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By Mark Reed
Estimated 2 minute read

The Guardrail is a railing built on one or more sides of a staircase, having the general purpose of providing safe protection to users while descending or ascending that staircase. OSHA and the IBC require the use of guardrails because they improve safety and code compliance in residential, commercial, and industrial settings.

Elevator door interlocks and gates act as protective measures that help increase the safety of stairs in a building. Some are installed at a height that prevents direct contact with the users, yet they can be easily gripped and supported.

Key Benefits:

  • Safety: Prevents accidental falls from stairs.
  • Compliance: Meets OSHA and IBC safety standards.
  • Support: Provides additional support for users navigating stairs.


  • Residential staircases
  • Commercial staircases
  • Industrial staircases


Q: What are guardrails in staircase design?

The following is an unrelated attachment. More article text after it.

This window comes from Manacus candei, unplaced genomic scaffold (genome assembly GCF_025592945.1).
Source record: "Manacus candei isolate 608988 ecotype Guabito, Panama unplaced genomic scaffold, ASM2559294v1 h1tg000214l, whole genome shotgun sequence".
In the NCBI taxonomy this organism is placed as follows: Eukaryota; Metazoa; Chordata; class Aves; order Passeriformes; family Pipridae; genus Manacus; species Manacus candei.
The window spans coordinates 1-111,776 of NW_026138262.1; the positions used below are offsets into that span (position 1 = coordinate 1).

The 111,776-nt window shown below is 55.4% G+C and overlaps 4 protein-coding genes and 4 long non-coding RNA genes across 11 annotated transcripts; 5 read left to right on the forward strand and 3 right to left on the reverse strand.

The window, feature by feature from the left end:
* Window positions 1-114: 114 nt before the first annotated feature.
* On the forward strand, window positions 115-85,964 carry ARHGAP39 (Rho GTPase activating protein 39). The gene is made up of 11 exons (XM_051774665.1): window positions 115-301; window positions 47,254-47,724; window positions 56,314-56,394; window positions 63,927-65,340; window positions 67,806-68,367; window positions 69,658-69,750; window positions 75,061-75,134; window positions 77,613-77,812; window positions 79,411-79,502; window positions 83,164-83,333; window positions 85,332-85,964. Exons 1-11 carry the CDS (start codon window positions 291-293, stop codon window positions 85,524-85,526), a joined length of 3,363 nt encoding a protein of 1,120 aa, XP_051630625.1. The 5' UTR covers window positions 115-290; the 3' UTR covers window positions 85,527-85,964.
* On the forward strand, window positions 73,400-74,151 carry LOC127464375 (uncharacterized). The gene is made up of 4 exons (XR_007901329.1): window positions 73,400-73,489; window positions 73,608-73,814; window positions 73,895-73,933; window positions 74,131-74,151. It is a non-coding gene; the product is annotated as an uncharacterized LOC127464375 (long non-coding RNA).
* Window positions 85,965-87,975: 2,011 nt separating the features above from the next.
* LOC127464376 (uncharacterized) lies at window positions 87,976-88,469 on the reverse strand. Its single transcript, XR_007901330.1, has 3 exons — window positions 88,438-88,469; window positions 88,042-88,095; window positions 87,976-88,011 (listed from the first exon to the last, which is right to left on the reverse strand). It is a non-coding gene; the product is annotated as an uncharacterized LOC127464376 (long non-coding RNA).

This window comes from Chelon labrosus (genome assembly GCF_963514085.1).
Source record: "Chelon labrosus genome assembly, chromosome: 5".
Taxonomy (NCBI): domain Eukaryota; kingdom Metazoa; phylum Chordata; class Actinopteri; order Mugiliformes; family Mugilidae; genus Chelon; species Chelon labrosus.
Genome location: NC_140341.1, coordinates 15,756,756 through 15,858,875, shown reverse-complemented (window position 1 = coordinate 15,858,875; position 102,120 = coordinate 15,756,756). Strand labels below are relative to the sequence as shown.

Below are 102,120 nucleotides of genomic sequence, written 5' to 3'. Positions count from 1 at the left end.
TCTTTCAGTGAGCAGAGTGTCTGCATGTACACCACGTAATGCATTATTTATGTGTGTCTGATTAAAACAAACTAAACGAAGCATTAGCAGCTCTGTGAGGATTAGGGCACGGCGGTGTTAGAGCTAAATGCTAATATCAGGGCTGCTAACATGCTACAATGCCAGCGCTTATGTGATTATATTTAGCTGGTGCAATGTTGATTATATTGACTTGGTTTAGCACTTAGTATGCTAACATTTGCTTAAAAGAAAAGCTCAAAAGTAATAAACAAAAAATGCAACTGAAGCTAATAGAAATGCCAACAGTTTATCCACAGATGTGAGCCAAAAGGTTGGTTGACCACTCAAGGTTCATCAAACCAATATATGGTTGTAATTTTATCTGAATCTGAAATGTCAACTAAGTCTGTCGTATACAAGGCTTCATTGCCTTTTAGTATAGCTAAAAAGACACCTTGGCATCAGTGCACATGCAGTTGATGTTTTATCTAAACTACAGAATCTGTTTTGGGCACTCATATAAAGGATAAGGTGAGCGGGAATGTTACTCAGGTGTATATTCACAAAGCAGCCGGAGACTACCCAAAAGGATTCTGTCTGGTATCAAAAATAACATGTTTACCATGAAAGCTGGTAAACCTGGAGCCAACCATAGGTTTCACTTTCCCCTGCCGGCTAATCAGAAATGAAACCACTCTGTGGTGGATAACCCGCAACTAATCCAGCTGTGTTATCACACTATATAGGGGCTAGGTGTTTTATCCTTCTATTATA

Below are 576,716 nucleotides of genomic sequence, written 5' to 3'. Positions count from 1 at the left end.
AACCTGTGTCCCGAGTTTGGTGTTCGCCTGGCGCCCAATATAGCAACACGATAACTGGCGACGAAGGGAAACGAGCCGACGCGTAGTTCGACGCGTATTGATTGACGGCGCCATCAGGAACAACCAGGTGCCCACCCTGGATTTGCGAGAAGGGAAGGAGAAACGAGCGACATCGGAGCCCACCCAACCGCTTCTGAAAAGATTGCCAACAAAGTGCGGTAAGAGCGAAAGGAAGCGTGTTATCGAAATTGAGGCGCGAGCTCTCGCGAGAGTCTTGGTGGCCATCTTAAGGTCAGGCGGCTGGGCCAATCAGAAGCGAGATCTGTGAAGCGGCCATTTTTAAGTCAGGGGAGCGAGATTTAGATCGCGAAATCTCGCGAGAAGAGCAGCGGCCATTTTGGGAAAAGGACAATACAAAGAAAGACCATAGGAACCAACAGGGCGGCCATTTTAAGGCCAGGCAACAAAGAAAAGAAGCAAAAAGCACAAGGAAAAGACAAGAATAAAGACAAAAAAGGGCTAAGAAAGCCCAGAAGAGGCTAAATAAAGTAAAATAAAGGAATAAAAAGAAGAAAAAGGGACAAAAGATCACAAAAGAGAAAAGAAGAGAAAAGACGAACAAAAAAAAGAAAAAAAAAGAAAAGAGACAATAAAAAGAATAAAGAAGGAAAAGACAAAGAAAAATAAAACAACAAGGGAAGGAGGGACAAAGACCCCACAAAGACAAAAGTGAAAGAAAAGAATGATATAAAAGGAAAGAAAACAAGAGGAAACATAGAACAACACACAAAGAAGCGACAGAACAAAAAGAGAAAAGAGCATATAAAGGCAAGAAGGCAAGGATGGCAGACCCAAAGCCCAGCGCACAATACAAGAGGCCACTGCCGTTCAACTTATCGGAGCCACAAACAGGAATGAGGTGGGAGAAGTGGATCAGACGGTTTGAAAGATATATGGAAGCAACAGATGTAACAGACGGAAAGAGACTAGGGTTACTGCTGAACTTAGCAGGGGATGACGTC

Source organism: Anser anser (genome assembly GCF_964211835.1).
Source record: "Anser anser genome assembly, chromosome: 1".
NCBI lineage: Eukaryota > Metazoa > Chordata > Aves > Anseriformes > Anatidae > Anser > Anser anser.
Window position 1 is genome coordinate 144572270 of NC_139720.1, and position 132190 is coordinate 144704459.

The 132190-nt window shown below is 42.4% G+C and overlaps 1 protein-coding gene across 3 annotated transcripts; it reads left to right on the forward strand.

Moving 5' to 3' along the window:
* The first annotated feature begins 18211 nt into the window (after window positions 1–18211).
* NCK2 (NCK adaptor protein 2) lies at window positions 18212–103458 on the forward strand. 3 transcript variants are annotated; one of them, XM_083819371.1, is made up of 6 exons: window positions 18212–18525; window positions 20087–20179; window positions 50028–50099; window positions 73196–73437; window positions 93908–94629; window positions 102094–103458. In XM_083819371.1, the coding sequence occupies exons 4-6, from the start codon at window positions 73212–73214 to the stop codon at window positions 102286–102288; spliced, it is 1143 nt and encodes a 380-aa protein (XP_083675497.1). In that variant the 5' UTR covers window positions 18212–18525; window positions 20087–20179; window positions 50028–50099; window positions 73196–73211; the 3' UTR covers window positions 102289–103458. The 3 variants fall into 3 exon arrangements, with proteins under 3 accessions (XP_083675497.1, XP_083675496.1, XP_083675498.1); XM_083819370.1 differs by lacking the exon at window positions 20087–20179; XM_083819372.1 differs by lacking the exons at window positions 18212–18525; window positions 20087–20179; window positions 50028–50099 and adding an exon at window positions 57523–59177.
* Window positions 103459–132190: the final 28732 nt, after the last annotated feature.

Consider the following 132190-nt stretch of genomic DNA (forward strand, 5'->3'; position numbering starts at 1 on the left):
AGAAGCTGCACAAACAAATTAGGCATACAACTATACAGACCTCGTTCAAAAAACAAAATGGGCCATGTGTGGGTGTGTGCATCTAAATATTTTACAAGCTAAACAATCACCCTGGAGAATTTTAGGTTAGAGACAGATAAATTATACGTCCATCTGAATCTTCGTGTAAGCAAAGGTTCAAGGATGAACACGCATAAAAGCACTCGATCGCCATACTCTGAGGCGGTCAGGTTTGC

A: Guardrails are protective barriers along the open sides of stairs to prevent falls, required by both OSHA and IBC.

Compliance with OSHA and IBC

OSHA Compliance: OSHA standards state that guardrails shall be capable of supporting a force in the order of 200 pounds placed within 2 inches above the top rail in any direction away from the vertical. Guardrails’ top edge height has also to be between 39 and 45 inches in regard to the walking-working surface.

IBC Compliance: The IBC requires that the guardrails in commercial buildings be 42 inches high at a minimum and adequately designed to sustain a load of 50 pounds per foot. The guardrail design and installation also need to ensure that a sphere of not less than 4 inches cannot fit through the space.

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OSHA IBC Compliance

OSHA Compliance Cheat Sheet

The differences between IBC and OSHA compliance.